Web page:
The next morning, Klinger suggests that Winchester wheel him over to the officers’ club to play darts.

          KLINGER
Of course, a brainy guy like you might find that boring, and I wouldn’t dream of asking you to stay. So feel free to come back here. Maybe inventory supplies. Even varnish the floor.

          WINCHESTER
     (barely controlling his temper)
Ma-ax… There is a fine line between Good Samaritan and abused toady. At the moment, I am teetering on the precipice.

          KLINGER
You are absolutely right. I’m a fair man. The floor can wait till tomorrow.

Klinger keeps needling Winchester and piling more work on his overstrained gratitude. At one point, Winchester confides to a nurse: ‘I can’t wait for his nose to get better so that I can break it again!’

In the tag, Klinger finally drives his ‘abused toady’ to the breaking point.

          KLINGER
     (into the PA mike)
Paging Charles Emerson Winchester, the Living! This is your saviour speaking! You are wanted in the reading room! So for the last time I say, ‘Chop chop, Chuck Chuck!’

Enter WINCHESTER, carrying a small paper bag.

          KLINGER
Oh, thank goodness you’re here! I lost my copy of I, the Jury. You can help me find it.

WINCHESTER sits on KLINGER’S desk.

          WINCHESTER
Fear not, dear Maxwell. Mr. Spillane’s torrid tome is in the safest of hands: mine.

WINCHESTER pats the paper bag.

          KLINGER
How appropriate! A plain brown wrapper.
     (rubbing his hands in glee)
Well, let’s get started.

          WINCHESTER
Rather than reading, and more in keeping with your… heroism – what I propose is an I, the Jury ticker-tape parade.

WINCHESTER begins opening the bag.

          KLINGER
I don’t understand.

          WINCHESTER
Oh! Well, then, let me Spillane!

The bag is full of confetti made from the ripped-up pages of the book. WINCHESTER shakes the bag, showering KLINGER with the confetti as we FREEZE FRAME AND ROLL CREDITS.

The ‘A’ plot of this episode, the serious dramatic plot, has B. J. develop a compartment haemorrhage in his right hand, threatening his career as a surgeon. Potter calls in a specialist to treat him, and the specialist turns out to be a seething cauldron of resentment with an insult for everybody and everything. This plot is capably handled for the most part; but it is the Winchester–Klinger story that steals the show, and that everybody remembers after the show is over. The scenes are beautifully structured: first the setup, then rising tension in tandem with rising comedy, until the final explosion of the dénouement. The serious story is flat by comparison.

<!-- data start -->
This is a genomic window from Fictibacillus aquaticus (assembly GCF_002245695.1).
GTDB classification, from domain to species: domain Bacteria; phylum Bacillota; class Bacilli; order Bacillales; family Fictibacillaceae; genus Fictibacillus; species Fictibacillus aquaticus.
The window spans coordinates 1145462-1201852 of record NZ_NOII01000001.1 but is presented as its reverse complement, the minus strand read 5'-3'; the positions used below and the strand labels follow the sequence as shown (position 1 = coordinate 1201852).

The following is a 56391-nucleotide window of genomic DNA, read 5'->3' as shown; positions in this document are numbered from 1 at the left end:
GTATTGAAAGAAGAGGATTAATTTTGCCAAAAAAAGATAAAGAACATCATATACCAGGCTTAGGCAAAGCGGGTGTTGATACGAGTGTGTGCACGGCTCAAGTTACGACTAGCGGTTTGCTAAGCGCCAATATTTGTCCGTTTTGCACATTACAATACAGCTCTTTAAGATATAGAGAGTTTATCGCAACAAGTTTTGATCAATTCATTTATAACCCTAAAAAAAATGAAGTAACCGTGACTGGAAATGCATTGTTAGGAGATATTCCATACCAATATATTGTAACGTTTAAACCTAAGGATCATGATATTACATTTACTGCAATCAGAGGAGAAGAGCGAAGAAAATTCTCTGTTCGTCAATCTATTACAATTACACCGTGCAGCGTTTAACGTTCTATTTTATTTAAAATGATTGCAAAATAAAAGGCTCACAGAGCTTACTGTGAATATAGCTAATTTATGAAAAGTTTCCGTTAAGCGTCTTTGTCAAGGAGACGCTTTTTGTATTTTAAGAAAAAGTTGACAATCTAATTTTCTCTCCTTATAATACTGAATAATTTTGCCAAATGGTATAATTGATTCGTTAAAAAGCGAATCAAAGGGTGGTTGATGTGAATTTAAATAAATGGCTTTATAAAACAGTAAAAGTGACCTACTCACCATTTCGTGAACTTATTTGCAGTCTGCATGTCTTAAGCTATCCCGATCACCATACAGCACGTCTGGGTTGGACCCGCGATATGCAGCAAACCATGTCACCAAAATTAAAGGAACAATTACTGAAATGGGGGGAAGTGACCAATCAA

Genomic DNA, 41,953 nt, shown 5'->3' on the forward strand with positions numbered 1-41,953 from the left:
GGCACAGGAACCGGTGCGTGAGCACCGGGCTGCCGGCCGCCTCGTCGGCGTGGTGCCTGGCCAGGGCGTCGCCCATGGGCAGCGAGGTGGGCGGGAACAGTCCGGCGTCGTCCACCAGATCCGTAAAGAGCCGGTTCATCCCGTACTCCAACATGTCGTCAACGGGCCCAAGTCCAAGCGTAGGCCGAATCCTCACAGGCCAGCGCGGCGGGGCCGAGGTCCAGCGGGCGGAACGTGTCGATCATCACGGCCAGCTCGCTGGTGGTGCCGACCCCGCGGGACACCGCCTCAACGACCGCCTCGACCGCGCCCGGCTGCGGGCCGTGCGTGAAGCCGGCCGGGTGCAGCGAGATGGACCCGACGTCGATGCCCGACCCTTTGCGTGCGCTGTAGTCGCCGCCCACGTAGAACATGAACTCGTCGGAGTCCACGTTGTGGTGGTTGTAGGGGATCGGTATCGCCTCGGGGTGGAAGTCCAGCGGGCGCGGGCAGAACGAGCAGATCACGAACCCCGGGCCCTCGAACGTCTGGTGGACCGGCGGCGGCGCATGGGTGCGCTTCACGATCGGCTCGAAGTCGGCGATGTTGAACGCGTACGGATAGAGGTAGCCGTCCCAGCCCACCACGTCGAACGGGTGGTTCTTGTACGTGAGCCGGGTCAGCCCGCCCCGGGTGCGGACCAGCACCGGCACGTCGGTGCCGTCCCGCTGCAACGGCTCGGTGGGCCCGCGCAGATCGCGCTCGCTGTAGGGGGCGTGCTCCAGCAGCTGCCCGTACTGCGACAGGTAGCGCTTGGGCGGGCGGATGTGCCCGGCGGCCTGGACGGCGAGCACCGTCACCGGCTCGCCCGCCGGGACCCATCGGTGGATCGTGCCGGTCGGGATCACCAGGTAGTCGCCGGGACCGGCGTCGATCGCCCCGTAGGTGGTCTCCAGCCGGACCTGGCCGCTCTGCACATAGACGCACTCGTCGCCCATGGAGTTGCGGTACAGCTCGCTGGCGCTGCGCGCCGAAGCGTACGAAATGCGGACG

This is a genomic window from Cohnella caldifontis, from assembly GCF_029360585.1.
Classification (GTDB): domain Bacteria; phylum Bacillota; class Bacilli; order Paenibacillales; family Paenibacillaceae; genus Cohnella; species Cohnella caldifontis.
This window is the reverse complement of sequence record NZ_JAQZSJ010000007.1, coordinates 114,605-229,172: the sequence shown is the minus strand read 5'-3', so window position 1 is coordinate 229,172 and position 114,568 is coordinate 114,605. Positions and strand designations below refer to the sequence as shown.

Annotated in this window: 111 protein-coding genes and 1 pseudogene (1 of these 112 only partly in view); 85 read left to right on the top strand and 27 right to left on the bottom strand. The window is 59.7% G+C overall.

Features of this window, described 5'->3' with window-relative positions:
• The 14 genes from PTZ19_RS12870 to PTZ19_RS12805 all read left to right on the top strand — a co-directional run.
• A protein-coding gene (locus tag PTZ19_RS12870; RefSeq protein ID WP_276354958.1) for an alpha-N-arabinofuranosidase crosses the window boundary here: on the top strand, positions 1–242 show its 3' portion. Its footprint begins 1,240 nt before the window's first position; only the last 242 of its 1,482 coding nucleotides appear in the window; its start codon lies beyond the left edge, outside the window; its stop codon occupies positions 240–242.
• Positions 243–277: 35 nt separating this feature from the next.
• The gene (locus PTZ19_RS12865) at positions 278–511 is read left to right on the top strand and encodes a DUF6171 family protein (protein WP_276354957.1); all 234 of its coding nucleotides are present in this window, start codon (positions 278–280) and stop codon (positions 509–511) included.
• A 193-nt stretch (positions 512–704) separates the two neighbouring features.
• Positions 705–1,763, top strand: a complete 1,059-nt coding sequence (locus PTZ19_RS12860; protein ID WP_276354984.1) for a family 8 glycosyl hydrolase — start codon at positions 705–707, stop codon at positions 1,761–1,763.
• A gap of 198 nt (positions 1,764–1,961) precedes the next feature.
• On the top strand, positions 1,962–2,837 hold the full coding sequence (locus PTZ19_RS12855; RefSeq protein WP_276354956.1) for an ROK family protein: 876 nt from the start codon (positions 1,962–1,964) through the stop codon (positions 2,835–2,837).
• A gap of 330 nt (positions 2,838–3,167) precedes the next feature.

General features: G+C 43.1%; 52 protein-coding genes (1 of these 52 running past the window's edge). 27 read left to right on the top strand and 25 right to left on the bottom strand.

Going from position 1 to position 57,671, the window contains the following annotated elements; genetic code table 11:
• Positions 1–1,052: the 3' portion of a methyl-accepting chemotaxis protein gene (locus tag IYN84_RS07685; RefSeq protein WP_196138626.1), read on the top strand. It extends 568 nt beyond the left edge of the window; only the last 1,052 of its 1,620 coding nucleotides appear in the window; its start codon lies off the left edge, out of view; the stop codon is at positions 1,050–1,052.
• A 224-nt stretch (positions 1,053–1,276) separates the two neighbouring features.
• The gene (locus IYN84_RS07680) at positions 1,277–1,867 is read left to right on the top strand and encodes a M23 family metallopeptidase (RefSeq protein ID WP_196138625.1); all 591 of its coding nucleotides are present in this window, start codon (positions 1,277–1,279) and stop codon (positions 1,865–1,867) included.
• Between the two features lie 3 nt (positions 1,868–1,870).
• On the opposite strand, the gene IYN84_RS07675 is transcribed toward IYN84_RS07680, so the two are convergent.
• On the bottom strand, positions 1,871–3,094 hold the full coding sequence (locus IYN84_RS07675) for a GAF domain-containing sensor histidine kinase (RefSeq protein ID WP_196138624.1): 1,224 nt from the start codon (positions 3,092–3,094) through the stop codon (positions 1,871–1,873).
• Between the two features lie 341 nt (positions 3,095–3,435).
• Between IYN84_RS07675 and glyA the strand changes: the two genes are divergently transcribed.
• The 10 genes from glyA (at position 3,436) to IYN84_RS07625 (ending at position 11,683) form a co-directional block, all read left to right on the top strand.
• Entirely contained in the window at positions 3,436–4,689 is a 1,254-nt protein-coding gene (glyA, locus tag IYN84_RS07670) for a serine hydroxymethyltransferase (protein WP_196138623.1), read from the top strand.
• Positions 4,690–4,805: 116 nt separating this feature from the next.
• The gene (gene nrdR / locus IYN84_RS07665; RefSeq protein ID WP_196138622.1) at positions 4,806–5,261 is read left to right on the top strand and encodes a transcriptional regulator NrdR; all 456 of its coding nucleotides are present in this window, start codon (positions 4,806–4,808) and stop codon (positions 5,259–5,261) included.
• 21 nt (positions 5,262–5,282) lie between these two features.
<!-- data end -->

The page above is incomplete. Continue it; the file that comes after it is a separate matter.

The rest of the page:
It is a great pity that M*A*S*H so seldom exploited the chemistry between David Ogden Stiers and Jamie Farr, and the very funny opposition between their characters. Like the three earlier duos, this pairing was magic: you had only to put them both on the screen together, let each one behave in character, and comedy ensued. I mentioned before that the Odd Couple is a twist on the ‘star-crossed lovers’ duo; well, Max and Charles are the Odd Couple in a combat zone. I have often wished that Stiers and Farr could have starred in a Broadway revival of The Odd Couple after M*A*S*H was off the air. They would have been perfect for the leads.

By this time, however, M*A*S*H was firmly in the grip of its own delusions. Various cast members were insisting publicly that it was not a sitcom, a word that they pronounced as if it were a mild obscenity. They tossed around neologisms like ‘dramedy’ to describe the terribly important and artistic work that they were doing. The show-stealers simply could not be allowed to steal the show too often. Larry Gelbart would have let them have their head; but Larry Gelbart was never ashamed of producing comedy. The cast and crew of M*A*S*H increasingly gave the impression that they were; and the new writers who took over the show in its last years pandered to them. There continued to be funny moments almost until the end, but they became fewer, farther between, and as we shall see, not nearly so expertly done.

Back to M*A*S*H: A writer’s view

Comments

  1. This series of essays is fascinating, even for someone who has never seen more than a few random bits and pieces of the show. Thank you for continuing to write it!

  2. I remember as a teenager liking CEW III more than Burns (the first and only replacement that I didn’t have to grow to appreciate.)

    Now I know why. Thanks.

  3. You really know your MASH. I remember all the moments you describe – when you describe them.

  4. “The Odd Couple” – I can just see David Ogden Stiers and Jamie Farr doing that on Broadway!